Although they didn't get any funding for it last year, the joint use school project for South Hill is still on the wish list for the Prairie South School Division.
The project was on their wish list last year. Prairie South Director of Education Tony Baldwin said it remains a capital budget priority.
“Every year, school divisions in Saskatchewan have to identify significant capital projects to the government for consideration in the next budget year,” he said.
One of the projects is a joint use school for Moose Jaw that they’ve been working on for several years, and the other project that is on the division's capital project list is for Bengough, which will either be a new school or a capital replacement for their current school.
The joint use school would be in collaboration with the Holy Trinity School Division and would be funded 100 per cent by the provincial government. Such schools are being built or have been built in Regina, Warman and Martensville in recent years.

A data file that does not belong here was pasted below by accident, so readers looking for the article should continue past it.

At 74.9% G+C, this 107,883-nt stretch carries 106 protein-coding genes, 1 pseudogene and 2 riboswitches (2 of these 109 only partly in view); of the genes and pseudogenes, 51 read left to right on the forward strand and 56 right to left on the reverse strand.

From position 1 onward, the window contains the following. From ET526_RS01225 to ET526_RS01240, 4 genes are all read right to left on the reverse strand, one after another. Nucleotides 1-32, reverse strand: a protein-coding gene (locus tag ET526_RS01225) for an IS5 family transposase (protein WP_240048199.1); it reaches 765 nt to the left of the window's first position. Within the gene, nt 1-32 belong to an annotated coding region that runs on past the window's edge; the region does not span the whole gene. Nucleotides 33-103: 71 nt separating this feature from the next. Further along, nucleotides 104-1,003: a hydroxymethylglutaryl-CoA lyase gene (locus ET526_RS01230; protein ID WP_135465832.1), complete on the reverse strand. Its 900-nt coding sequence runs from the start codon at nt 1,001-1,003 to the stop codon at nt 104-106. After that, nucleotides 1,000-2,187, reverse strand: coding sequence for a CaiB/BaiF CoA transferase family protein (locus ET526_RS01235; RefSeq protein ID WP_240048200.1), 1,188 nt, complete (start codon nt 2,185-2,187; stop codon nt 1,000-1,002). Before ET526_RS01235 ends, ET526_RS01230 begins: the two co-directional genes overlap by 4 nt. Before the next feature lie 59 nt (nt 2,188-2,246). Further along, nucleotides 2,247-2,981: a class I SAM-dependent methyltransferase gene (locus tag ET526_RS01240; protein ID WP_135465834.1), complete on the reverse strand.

“So, typically, the pattern would be that the government would identify where the schools would be the most necessary, and they would make an announcement either on budget day or in close proximity to budget day about those capital projects,” Baldwin said.
The joint use school was on the list officially last year and it remains a priority for the school board.
“We’re asking for the same thing that we asked for last year, because last year the project in Moose Jaw and the project in Bengough just didn’t float up high enough on the need level for them to be recognized for funding by the government,” Baldwin said.
Baldwin said he doesn’t know about the cost of building new buildings, but he thinks the bigger piece is about the relative need for Moose Jaw needing a new school versus other communities.
“There’s a whole group of folks at the ministry who I think do a pretty good job of lining up all those requests and figuring out which ones are the most urgent and then they get at those ones,” he said. “And then the next year, they’re off that list and then something else becomes the most urgent next year.”